I have an uncle who will tell anyone willing to listen about his history of drug use. He will unabashedly talk about using cocaine in every form. He lists barbiturates, hallucinogens and every imaginable mind-altering concoction in a history of drug use that dates to the ’70s.
“But those Percs and Oxies,” he told me, describing the street names for Percocet and OxyContin, two of the more popular drugs on the legal opioid market. “That shit is the devil.”
On Friday, Newark, N.J., Mayor Ras J. Baraka announced that the city has filed a lawsuit against manufacturers of prescription opioid medicines for deceptive advertising and other claims. The suit targets manufacturers of drugs that have fueled an opioid epidemic that has crippled cities across the country and left many people addicted to the class of drugs.
“The impact of prescription opioids on Newark has been catastrophic,” said Baraka. “Every aspect of our city has felt the severe ramifications of the opioid epidemic, not just the substantial financial impact, including all the services we provide to residents, including public health, public assistance, law enforcement, emergency care, and services for families and children.”
The lawsuit, filed with the Superior Court of New Jersey, Law Division, Essex County, names Purdue Pharma, L.P.; Purdue Pharma Inc.; the Purdue Frederick Co.; Teva Pharmaceuticals USA; Cephalon Inc.; Janssen Pharmaceuticals Inc.; Ortho-McNeil-Janssen Pharmaceuticals Inc.; Janssen Pharmaceutical Inc.; Endo Health Solutions Inc.; and Endo Pharmaceuticals Inc.
It alleges that these companies “unfairly and deceptively marketed and falsely advertised opioids, created a public nuisance, committed fraud and were thereby unjustly enriched at the expense of the city.”
Although numerous peer-reviewed studies have shown opioids to be addictive, the heart of the lawsuit claims that drug companies have trained sales representatives for years to minimize or totally discount the addictive properties of the medicines, marketing them as nonaddictive remedies for pain relief. The complaint alleges:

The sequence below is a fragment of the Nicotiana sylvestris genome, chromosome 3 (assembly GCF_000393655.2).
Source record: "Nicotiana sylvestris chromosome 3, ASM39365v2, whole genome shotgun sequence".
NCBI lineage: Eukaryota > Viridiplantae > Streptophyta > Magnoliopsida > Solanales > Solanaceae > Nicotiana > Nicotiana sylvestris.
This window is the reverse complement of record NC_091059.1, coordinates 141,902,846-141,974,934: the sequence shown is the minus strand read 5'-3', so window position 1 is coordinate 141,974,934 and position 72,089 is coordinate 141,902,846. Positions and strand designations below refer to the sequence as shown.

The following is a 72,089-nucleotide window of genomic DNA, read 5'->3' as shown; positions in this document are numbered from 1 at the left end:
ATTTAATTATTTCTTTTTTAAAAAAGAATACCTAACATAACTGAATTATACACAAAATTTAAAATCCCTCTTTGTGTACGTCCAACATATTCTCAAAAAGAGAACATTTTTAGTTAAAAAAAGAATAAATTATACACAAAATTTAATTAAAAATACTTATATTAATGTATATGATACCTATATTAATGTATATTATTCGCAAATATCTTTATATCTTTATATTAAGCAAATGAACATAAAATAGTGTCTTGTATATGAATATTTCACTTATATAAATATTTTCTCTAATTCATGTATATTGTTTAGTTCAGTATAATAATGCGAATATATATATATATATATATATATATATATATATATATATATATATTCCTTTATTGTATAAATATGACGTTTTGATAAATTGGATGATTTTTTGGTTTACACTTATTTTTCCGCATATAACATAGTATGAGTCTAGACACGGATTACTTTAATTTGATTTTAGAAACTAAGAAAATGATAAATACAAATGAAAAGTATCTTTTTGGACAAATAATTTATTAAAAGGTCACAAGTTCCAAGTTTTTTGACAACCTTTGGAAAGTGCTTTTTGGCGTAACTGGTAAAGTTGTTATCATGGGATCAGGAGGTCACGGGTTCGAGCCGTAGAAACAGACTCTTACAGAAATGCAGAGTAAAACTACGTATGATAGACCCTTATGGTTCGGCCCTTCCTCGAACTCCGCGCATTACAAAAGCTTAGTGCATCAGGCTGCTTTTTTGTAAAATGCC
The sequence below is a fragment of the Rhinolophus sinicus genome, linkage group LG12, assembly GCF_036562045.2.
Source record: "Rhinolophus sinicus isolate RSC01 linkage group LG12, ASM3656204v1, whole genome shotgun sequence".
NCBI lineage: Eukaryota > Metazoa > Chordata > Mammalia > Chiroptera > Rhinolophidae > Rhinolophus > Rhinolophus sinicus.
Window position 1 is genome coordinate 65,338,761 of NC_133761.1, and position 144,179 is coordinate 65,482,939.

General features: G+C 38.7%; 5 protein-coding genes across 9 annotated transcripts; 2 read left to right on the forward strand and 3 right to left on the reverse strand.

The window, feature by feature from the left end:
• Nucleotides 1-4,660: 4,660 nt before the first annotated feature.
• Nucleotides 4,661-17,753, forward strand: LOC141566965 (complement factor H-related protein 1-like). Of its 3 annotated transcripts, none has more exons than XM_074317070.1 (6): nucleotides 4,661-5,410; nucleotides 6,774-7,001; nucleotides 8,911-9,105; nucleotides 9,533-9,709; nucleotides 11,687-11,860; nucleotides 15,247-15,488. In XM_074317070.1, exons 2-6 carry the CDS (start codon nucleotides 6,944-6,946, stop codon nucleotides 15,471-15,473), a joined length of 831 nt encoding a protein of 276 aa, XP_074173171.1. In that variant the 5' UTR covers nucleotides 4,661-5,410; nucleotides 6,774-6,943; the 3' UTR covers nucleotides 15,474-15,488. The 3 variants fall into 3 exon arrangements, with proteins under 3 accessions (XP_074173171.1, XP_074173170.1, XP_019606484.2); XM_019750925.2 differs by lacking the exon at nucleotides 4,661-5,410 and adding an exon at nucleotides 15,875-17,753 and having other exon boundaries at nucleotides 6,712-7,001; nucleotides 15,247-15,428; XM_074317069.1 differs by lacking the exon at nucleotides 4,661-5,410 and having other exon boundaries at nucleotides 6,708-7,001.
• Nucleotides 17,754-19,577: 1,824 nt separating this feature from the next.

To convince prescribers and patients that opioids are safe, Defendants deceptively represented that the risk of abuse and addiction is modest and manageable and limited to illegitimate patients, not those with genuine pain…
These depictions misleadingly reassured doctors that, in the absence of those extreme signs, they need not worry that their patients are abusing or addicted to opioids…
Defendants deceptively advised doctors to ignore signs of addiction as the product of an unfounded condition it called pseudoaddiction. Pseudoaddiction was a concept invented to convey the idea that signs of addiction, including shopping for doctors willing to newly write or refill prescriptions for opioids or seeking early refills, actually reflected undertreated pain that should be addressed with more opioids—the medical equivalent of fighting fire by adding fuel.
Aside from fueling the public health crisis, the underground prescription drug market and the trend of “doctor shopping” (where patients use sometimes illegal means to get doctors and pain-management clinics to write multiple prescriptions), the opioid epidemic has created a subsidiary market for heroin.
OxyContin became known as “hillbilly heroin” because, medical professionals say, heroin triggers the same receptors as prescription opioids for a fraction of the price. The National Institute for Drug Abuse studied young heroin users in 2012 and found that “86 percent had used opioid pain relievers nonmedically prior to using heroin, and their initiation into nonmedical use was characterized by three main sources of opioids: family, friends or personal prescriptions.” The report concluded that the incidence of heroin use was 19 times higher among people who used prescription opioids.
Newark’s lawsuit claims that most drug overdoses in the city are now due to opiods, forcing the municipality to arm officers and paramedics with Narcan, which reverses heroin and opioid overdoses, at the expense of taxpayers. Since 2014, the suit alleges, Narcan has been used more than 18,000 times.
Aside from the expense of first responders and health professionals, Newark claims that the companies that manufacture the pills increased the cost of drug investigations, incarceration and drug treatment. Even neonatal care has been affected, since the number of babies born addicted to prescription drugs doubled between 2006 and 2013.
Killing babies to make a profit is an age-old concept used by American businesses, including the triangular slave trade, the National Rifle Association and the pharmaceutical industry. I would call it an evil concept from the depths of Hades, but hell is registered as a nonprofit.
Even the devil wouldn’t be that evil.
source: the roots